Tomáš Baťa and Zlín
* 3.4.1876, Zlín + 12. 7. 1932, Zlín
Tomaš Baťa was one of the most important Czech entrepreneurs of all time. He was trained as a cobbler in his father's workshop. In 1894, together with his siblings, brother Antonín and sister Anna, he founded a shoe factory in Zlín, which has successfully and dynamically evolved. The company reached its greatest expansion in former Czechoslovakia. After his brother's death in 1908, T. Baťa became the sole owner of the company.
In 1922 Baťa, supported the Rabbi policy Clearance Sale and at significantly reduced prices, created conditions for further developments of his manufacturing business. In this time the study tours abroad also began to introduce modern management principles and organization of work: including manufacturing belts, self-charging production units, and premium and employees shares in profits. The benefits of good advertising were tremendous.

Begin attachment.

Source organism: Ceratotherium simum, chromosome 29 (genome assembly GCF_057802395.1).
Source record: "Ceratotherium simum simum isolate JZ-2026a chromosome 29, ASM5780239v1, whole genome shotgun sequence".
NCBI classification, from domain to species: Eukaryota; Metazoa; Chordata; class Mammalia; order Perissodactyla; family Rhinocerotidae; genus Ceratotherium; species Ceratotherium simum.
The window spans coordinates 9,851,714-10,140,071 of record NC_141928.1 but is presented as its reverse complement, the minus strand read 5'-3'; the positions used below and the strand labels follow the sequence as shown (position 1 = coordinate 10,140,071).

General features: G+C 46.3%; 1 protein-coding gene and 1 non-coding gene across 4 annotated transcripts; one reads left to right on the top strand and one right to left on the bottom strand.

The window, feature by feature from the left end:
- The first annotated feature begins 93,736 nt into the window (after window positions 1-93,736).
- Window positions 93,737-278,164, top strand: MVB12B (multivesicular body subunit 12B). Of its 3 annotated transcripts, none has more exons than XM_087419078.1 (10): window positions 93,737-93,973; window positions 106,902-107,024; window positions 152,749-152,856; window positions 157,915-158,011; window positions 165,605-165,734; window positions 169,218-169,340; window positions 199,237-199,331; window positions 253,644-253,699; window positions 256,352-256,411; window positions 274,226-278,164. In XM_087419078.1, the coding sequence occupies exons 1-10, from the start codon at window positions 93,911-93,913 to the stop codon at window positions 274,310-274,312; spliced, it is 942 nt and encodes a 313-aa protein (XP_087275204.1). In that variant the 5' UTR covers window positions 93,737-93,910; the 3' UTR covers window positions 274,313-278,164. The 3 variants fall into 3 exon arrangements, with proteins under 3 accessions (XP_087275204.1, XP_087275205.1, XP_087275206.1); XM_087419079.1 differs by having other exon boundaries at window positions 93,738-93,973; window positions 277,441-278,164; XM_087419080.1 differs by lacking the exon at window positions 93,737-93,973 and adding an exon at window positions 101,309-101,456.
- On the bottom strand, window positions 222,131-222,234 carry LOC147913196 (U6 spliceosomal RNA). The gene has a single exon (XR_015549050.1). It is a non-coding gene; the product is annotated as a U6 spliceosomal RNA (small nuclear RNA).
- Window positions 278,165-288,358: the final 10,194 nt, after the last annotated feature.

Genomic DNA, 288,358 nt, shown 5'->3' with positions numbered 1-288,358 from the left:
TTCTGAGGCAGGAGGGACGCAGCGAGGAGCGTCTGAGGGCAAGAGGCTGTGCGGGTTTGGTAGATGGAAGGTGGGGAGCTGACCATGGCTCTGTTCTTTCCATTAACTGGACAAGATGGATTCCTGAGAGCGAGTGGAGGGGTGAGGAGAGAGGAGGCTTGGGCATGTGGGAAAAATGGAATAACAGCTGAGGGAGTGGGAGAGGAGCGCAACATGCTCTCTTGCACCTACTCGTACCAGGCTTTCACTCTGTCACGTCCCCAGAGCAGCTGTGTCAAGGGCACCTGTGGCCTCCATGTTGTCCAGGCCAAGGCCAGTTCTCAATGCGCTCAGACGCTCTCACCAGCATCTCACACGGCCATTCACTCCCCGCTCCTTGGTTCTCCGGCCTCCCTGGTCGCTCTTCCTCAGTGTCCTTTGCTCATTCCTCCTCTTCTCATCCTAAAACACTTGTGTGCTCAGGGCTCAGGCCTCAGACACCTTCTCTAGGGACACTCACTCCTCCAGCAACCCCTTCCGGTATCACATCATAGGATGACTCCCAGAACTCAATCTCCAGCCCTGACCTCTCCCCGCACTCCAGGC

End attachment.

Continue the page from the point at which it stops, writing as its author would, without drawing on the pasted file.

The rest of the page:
In 1931 the family business evolved into a public limited company, building up its sister companies and foreign interests, including footwear, except the raw material base and extensive sales network. Baťa factories educated employees in their own school and they provided various social benefits, such as housing, to skilled workers.
Tomáš Baťa and Zlín
The city of Zlín, which was at the time of the birth of Tomáš Baťa just one of the many small towns in Czechoslovakia, after his death Zlin had grown in unprecedented proportions. The company had built department stores, a hotel, a cinema, a large hospital, school buildings, research facilities, film studios and thousands of new apartments. The frenzied construction activity had transformed Zlín into a technological, industrial city. Zlín was not built spontaneously but in modern urban concepts. Due to the affects of significant architects (J. Kotěra, F. L. Gahura, V. Karlík, Le Corbusier, M. Lorencem) Zlín achieved a unique character as a European functionalist city.
From 1923-1932 Tomáš Baťa was mayor of Zlín. During which time, he used an "American" form and Zlín was full of houses with gardens for employees. Baťa also supported other activities including arts, as evidenced by inter alia, the construction of film studios, which were created to support advertising and made the first Czech cartoons.